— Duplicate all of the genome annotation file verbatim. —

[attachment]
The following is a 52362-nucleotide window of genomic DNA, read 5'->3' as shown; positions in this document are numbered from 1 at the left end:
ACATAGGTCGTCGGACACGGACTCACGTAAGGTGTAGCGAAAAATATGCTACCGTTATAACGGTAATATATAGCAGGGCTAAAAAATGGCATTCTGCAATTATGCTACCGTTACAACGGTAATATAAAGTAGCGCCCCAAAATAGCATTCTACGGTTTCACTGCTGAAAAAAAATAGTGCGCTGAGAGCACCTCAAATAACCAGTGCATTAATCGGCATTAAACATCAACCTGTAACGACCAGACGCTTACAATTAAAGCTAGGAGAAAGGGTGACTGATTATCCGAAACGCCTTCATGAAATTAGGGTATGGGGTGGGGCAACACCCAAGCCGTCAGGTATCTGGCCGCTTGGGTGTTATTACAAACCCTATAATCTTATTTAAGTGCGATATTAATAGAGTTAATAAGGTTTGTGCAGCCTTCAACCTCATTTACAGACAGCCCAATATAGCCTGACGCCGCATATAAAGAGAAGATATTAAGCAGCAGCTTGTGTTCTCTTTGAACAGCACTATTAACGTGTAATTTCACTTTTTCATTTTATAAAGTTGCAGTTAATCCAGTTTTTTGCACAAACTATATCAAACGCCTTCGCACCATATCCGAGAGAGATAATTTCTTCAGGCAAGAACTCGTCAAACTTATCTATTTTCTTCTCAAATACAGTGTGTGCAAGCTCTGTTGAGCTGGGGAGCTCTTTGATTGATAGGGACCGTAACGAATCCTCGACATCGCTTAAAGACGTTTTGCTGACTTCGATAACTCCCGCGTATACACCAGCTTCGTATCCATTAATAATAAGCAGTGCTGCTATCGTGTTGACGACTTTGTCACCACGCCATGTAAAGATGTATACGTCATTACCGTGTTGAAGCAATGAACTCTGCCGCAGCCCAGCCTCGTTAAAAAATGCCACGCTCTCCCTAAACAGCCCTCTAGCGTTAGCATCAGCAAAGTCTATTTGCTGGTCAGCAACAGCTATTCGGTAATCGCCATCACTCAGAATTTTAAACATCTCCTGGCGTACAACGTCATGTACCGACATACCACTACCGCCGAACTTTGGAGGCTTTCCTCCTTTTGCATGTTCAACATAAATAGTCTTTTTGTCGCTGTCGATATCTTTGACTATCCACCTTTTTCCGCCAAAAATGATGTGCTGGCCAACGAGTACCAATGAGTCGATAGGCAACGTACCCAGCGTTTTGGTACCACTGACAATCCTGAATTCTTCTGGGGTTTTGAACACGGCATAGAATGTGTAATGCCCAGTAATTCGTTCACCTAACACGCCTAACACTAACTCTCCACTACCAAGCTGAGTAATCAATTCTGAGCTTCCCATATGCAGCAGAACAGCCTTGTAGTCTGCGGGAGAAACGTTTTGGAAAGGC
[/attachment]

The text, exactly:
The following is a 52362-nucleotide window of genomic DNA, read 5'->3' as shown; positions in this document are numbered from 1 at the left end:
ACATAGGTCGTCGGACACGGACTCACGTAAGGTGTAGCGAAAAATATGCTACCGTTATAACGGTAATATATAGCAGGGCTAAAAAATGGCATTCTGCAATTATGCTACCGTTACAACGGTAATATAAAGTAGCGCCCCAAAATAGCATTCTACGGTTTCACTGCTGAAAAAAAATAGTGCGCTGAGAGCACCTCAAATAACCAGTGCATTAATCGGCATTAAACATCAACCTGTAACGACCAGACGCTTACAATTAAAGCTAGGAGAAAGGGTGACTGATTATCCGAAACGCCTTCATGAAATTAGGGTATGGGGTGGGGCAACACCCAAGCCGTCAGGTATCTGGCCGCTTGGGTGTTATTACAAACCCTATAATCTTATTTAAGTGCGATATTAATAGAGTTAATAAGGTTTGTGCAGCCTTCAACCTCATTTACAGACAGCCCAATATAGCCTGACGCCGCATATAAAGAGAAGATATTAAGCAGCAGCTTGTGTTCTCTTTGAACAGCACTATTAACGTGTAATTTCACTTTTTCATTTTATAAAGTTGCAGTTAATCCAGTTTTTTGCACAAACTATATCAAACGCCTTCGCACCATATCCGAGAGAGATAATTTCTTCAGGCAAGAACTCGTCAAACTTATCTATTTTCTTCTCAAATACAGTGTGTGCAAGCTCTGTTGAGCTGGGGAGCTCTTTGATTGATAGGGACCGTAACGAATCCTCGACATCGCTTAAAGACGTTTTGCTGACTTCGATAACTCCCGCGTATACACCAGCTTCGTATCCATTAATAATAAGCAGTGCTGCTATCGTGTTGACGACTTTGTCACCACGCCATGTAAAGATGTATACGTCATTACCGTGTTGAAGCAATGAACTCTGCCGCAGCCCAGCCTCGTTAAAAAATGCCACGCTCTCCCTAAACAGCCCTCTAGCGTTAGCATCAGCAAAGTCTATTTGCTGGTCAGCAACAGCTATTCGGTAATCGCCATCACTCAGAATTTTAAACATCTCCTGGCGTACAACGTCATGTACCGACATACCACTACCGCCGAACTTTGGAGGCTTTCCTCCTTTTGCATGTTCAACATAAATAGTCTTTTTGTCGCTGTCGATATCTTTGACTATCCACCTTTTTCCGCCAAAAATGATGTGCTGGCCAACGAGTACCAATGAGTCGATAGGCAACGTACCCAGCGTTTTGGTACCACTGACAATCCTGAATTCTTCTGGGGTTTTGAACACGGCATAGAATGTGTAATGCCCAGTAATTCGTTCACCTAACACGCCTAACACTAACTCTCCACTACCAAGCTGAGTAATCAATTCTGAGCTTCCCATATGCAGCAGAACAGCCTTGTAGTCTGCGGGAGAAACGTTTTGGAAAGGC